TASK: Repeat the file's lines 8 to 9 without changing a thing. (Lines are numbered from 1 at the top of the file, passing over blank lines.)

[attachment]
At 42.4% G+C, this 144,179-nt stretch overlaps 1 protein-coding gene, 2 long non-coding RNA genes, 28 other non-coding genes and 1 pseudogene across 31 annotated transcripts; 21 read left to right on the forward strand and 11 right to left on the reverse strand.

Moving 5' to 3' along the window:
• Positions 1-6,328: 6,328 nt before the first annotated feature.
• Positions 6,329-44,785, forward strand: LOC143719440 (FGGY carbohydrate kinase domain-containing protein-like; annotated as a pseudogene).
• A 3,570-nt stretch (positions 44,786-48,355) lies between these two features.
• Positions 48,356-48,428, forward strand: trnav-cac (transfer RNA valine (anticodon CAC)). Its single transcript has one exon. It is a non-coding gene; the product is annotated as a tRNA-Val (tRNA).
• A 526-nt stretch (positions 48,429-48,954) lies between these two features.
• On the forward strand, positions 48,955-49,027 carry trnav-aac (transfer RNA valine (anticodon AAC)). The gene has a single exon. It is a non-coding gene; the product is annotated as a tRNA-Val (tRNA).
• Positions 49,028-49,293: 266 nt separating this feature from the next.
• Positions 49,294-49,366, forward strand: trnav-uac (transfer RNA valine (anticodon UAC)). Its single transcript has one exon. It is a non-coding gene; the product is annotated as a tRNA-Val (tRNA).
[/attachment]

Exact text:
• On the forward strand, positions 48,955-49,027 carry trnav-aac (transfer RNA valine (anticodon AAC)). The gene has a single exon. It is a non-coding gene; the product is annotated as a tRNA-Val (tRNA).
• Positions 49,028-49,293: 266 nt separating this feature from the next.